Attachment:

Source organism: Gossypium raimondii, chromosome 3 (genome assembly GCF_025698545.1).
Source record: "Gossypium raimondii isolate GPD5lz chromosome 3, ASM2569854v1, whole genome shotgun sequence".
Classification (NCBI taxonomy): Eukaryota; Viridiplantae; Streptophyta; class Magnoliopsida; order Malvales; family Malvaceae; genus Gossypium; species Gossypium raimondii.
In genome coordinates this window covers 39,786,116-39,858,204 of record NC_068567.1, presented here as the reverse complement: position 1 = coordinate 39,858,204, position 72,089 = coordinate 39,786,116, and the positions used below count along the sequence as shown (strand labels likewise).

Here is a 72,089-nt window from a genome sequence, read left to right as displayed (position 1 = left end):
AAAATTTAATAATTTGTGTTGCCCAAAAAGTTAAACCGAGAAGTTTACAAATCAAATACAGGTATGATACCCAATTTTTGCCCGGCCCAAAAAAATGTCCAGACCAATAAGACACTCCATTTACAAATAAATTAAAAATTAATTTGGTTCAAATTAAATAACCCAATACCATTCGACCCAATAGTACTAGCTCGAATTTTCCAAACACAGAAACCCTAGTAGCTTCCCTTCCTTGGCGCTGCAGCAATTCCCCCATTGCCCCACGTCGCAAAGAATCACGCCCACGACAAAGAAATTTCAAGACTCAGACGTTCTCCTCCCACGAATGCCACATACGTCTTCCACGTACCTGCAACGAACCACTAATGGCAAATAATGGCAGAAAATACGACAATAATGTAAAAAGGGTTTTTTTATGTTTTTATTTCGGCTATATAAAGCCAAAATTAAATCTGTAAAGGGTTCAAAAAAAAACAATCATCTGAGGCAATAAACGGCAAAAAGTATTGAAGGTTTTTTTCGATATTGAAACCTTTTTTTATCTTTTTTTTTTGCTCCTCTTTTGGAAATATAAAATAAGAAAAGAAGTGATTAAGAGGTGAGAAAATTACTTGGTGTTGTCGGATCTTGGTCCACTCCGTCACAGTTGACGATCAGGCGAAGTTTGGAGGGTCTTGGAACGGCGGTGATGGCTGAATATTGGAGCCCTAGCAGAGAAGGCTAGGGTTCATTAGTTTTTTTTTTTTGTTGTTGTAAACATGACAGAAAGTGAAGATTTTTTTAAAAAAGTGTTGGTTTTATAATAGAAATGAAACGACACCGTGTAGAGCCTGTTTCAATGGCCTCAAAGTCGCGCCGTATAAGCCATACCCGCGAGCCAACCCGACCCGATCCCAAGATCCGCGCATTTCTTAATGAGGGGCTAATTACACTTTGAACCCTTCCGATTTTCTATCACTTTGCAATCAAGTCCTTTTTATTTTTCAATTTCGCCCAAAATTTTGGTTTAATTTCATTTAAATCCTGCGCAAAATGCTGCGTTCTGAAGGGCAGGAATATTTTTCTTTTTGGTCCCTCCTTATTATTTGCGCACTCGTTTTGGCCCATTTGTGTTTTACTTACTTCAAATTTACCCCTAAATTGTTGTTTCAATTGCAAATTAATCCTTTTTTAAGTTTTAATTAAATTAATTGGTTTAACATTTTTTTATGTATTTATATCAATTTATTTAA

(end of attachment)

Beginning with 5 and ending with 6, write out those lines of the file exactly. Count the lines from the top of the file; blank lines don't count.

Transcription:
Here is a 72,089-nt window from a genome sequence, read left to right as displayed (position 1 = left end):
AAAATTTAATAATTTGTGTTGCCCAAAAAGTTAAACCGAGAAGTTTACAAATCAAATACAGGTATGATACCCAATTTTTGCCCGGCCCAAAAAAATGTCCAGACCAATAAGACACTCCATTTACAAATAAATTAAAAATTAATTTGGTTCAAATTAAATAACCCAATACCATTCGACCCAATAGTACTAGCTCGAATTTTCCAAACACAGAAACCCTAGTAGCTTCCCTTCCTTGGCGCTGCAGCAATTCCCCCATTGCCCCACGTCGCAAAGAATCACGCCCACGACAAAGAAATTTCAAGACTCAGACGTTCTCCTCCCACGAATGCCACATACGTCTTCCACGTACCTGCAACGAACCACTAATGGCAAATAATGGCAGAAAATACGACAATAATGTAAAAAGGGTTTTTTTATGTTTTTATTTCGGCTATATAAAGCCAAAATTAAATCTGTAAAGGGTTCAAAAAAAAACAATCATCTGAGGCAATAAACGGCAAAAAGTATTGAAGGTTTTTTTCGATATTGAAACCTTTTTTTATCTTTTTTTTTTGCTCCTCTTTTGGAAATATAAAATAAGAAAAGAAGTGATTAAGAGGTGAGAAAATTACTTGGTGTTGTCGGATCTTGGTCCACTCCGTCACAGTTGACGATCAGGCGAAGTTTGGAGGGTCTTGGAACGGCGGTGATGGCTGAATATTGGAGCCCTAGCAGAGAAGGCTAGGGTTCATTAGTTTTTTTTTTTTGTTGTTGTAAACATGACAGAAAGTGAAGATTTTTTTAAAAAAGTGTTGGTTTTATAATAGAAATGAAACGACACCGTGTAGAGCCTGTTTCAATGGCCTCAAAGTCGCGCCGTATAAGCCATACCCGCGAGCCAACCCGACCCGATCCCAAGATCCGCGCATTTCTTAATGAGGGGCTAATTACACTTTGAACCCTTCCGATTTTCTATCACTTTGCAATCAAGTCCTTTTTATTTTTCAATTTCGCCCAAAATTTTGGTTTAATTTCATTTAAATCCTGCGCAAAATGCTGCGTTCTGAAGGGCAGGAATATTTTTCTTTTTGGTCCCTCCTTATTATTTGCGCACTCGTTTTGGCCCATTTGTGTTTTACTTACTTCAAATTTACCCCTAAATTGTTGTTTCAATTGCAAATTAATCCTTTTTTAAGTTTTAATTAAATTAATTGGTTTAACATTTTTTTATGTATTTATATCAATTTATTTAA